Fascists are in Vogue

Fascists are in vogue;
He gets fascists; last
night he was one. All day
shoved around, getting
out-of-the-way, watching
the SUVs and BIG TRUCKS
and Beemers (That’s no
nickname for a fascist.)
and Mercedes and Audi
sound too sophisticated
but everyone knows the
apples don’t fall far
from the tree. They all
scream, “Get out of my
way!” He does. People with
noses in the air glibly,
nonchalantly butt into
line in grocery stores
while talking incessantly
on their high-tech, hand
held, flat screens while
visions of waterboarding
dance in his head and he
can’t take it anymore,
so like any certifiably
insane fascist, he calls
the cable company and
screams his bloody head
off into the phone at
some hapless person
and then criticizes his
wife for ruining the
dinner they had prepared
together and snarls at
the helpless dog who
slinks off to the bed-
room. Yes, he knows how
to be a fascist, especial-
ly after a few glasses of
wine.

He Scans the Refrigerator

He scans the refrigerator several times a day
like an investigator on one of the ubiquitous
Crime Scene Investigation shows, CSI for short,
looking for what should be eaten before it

goes bad. He wonders if he is obsessive/
compulsive about this or is simply determined
not to be one of those who, statistically speak-
ing, toss forty-percent of their food once it

is home and in the refrigerator. He loves us-
ing up the previous evening’s dinner in a wild
and crazy breakfast omelet, which most of the
time his wife, on occasion upon prompting, will

say, “Oh, this is quite good, dear, but it could
use a little bit more hot sauce.” He spotted
the plastic package of hummus way in the back
of the middle shelf. He remembered that it was

purchased a while ago for appetizers with friends.
He took it out, scooped the remainder onto a
spoon, dried parts around the lid and all and
savored the garlicky goodness as he tossed the

package into the soapy water to be cleaned and
put in the recycling container. Smugly, he said,
“Yes,” as he opened the produce bin for a close
inspection, the likes of which would have earned

him a “well done” from D.B. Russell played by
Ted Danson or Avery Ryan played by Patricia
Arquette or the ultimate “well done” from non
other than Gil Grissom played by William Peterson.

A Circus of Lost Souls

What a show: The Donald, The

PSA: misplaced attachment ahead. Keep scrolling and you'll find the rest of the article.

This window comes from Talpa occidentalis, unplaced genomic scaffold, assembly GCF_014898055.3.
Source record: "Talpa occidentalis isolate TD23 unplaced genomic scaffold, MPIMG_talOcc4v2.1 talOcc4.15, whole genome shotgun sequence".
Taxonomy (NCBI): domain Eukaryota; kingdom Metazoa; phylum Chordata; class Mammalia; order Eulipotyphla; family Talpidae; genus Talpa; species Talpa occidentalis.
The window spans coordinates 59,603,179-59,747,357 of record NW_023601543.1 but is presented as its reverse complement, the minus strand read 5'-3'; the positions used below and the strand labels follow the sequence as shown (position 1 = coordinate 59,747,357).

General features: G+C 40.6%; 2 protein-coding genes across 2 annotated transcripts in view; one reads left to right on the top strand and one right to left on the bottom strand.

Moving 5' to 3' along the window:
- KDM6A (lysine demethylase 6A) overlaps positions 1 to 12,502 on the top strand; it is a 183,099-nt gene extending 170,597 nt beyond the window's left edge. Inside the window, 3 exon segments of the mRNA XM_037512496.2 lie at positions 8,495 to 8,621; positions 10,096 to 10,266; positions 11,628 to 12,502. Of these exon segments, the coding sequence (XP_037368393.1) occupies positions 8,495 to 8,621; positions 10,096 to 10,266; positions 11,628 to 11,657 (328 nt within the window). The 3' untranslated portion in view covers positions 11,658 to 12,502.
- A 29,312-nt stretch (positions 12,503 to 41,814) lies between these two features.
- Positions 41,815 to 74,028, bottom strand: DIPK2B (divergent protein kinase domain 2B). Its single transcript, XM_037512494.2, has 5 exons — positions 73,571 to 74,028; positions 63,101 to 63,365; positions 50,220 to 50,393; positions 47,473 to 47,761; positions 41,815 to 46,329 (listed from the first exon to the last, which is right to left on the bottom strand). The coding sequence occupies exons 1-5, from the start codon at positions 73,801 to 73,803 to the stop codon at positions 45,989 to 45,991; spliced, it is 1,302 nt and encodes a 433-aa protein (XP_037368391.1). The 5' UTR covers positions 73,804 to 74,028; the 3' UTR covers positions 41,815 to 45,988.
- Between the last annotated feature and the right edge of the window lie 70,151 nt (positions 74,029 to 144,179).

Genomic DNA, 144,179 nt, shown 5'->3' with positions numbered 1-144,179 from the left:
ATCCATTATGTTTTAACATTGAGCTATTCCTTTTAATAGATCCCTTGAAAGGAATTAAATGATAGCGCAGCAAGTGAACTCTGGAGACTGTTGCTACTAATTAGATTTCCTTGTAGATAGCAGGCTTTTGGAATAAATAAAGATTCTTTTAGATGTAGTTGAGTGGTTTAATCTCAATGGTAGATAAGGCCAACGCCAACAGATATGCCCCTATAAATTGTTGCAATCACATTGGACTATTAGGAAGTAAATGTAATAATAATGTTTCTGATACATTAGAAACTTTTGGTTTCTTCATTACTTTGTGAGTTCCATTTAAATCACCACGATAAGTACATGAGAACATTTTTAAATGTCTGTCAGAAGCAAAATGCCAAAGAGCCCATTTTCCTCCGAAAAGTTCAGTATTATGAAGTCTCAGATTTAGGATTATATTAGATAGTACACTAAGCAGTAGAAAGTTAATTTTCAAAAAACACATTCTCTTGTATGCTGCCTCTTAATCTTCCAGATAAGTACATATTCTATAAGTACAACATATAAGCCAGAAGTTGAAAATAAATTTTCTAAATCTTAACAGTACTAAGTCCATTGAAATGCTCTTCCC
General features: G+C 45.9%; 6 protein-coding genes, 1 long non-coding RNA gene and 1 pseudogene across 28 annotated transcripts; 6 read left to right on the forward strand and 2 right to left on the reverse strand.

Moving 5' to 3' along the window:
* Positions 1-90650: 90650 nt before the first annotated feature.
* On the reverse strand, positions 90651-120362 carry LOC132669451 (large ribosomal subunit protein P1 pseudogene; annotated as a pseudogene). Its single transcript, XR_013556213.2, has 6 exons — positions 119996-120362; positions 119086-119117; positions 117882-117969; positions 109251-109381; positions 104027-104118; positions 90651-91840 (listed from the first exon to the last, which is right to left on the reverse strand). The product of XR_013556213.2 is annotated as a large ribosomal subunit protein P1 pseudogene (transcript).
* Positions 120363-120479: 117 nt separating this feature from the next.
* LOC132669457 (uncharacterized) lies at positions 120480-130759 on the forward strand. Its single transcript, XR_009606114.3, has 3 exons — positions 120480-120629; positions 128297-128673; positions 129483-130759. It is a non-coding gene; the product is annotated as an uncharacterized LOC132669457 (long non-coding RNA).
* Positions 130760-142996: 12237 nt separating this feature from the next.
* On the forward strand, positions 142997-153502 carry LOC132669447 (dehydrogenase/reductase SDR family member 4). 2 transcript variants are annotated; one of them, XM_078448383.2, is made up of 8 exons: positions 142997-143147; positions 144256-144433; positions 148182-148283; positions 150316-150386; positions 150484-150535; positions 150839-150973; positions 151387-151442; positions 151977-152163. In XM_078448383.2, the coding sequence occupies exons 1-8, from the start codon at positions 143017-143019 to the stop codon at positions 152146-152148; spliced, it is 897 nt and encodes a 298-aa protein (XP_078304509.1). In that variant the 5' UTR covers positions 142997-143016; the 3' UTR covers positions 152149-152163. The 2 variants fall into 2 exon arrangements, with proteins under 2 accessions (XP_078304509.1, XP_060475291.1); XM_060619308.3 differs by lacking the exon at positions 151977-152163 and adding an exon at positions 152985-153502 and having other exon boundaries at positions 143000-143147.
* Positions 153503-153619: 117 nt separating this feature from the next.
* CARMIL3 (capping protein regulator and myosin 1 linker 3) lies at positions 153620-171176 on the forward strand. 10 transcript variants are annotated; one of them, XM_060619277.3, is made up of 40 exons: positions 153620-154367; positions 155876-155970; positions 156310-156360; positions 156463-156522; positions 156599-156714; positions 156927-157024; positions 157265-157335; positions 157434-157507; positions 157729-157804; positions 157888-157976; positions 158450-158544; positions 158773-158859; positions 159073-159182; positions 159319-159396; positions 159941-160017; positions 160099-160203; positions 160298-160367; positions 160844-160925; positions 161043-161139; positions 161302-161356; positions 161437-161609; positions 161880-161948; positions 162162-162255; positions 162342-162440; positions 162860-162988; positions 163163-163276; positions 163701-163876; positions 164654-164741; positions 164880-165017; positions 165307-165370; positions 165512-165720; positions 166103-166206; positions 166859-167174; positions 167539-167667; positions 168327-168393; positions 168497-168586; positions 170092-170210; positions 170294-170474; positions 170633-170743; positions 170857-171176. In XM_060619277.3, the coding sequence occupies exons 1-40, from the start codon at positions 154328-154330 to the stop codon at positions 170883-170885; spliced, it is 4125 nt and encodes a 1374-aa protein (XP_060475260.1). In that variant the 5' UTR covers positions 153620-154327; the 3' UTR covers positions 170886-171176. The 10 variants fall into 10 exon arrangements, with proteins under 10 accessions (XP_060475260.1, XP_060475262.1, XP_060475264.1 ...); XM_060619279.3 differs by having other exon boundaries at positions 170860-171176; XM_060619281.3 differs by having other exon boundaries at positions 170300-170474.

Huckster, Rex-Goliath, the 47
pound Circus Rooster, the World’s
Largest Rooster, willing to say

or do anything to get attention
and the poor schmucks sucker
punched by his rooster tales.
Trump playing the Pied Piper lead-

ing his forsaken followers (Repub-
licans seeing only ratty infest-
ers of Hamelin Town) over the edge
into oblivion. And anti-Trump Re-

publican snobs never offering a
word of solace to his followers
or trying to woo them away to
save the followers’ day. They

despise the whole bunch. And
the stupid, old, pathetic, white
guy (78) sucker punching the
young, boisterous, black protest-

or. The last vestige of racist
power: a punch at a black kid
being held by police. How lost
can you get under the circus tent?

Eternity Tops Forevermore

His heart ached
for what wasn’t
anymore —
How hard it is to feel
“…forgive them
forevermore.”
Yet, the cliché states
something about
a window and a door,
and at that exact moment,
it slammed in his face
and he heard the
crowd roar.
In your
wildest dreams.
Wake up,
Bozo.
They aren’t thinking
about you
one way or another
as if they
ever did and certainly
not anymore,
correctingly
“Quoth the raven,
‘Nevermore.’”
Look around;
feel the love
flowing from
every pore
building a trickle,
a branch, a stream,
a river raging
right through
eternity’s
door,
all
for
you.

He Heard the Pastor Say

He heard the pastor say
that the average pastor
is simply too busy to
address the social con-
cerns of the day what
with sermons to write
and visits to be made
and administrative
responsibilities and
on and on and on.
He thought to himself,
I guess Jesus was too
busy thinking of
clever things to say
on the mount and on
the plain that he
couldn’t address social
issues; and then he
asked himself, but
weren’t all those clever
things exactly about in-
justice? Oh, right. Those
probably had something
to do with a cross and,
Lord knows, no pastor
wants to bear a cross
immediately trans-
lated as “keeping
a job.”

A Slice of Life Framed in Sliding Doors

The sliding doors have rectangles
which are frames through which

bits and pieces of life are captured —
part of an orange, Chinese lantern

speaking of joys and sorrows in
San Francisco’s Chinatown, a hum-

mingbird feeder with just the
right proportion of refined, white

sugar, not red, to water, the birds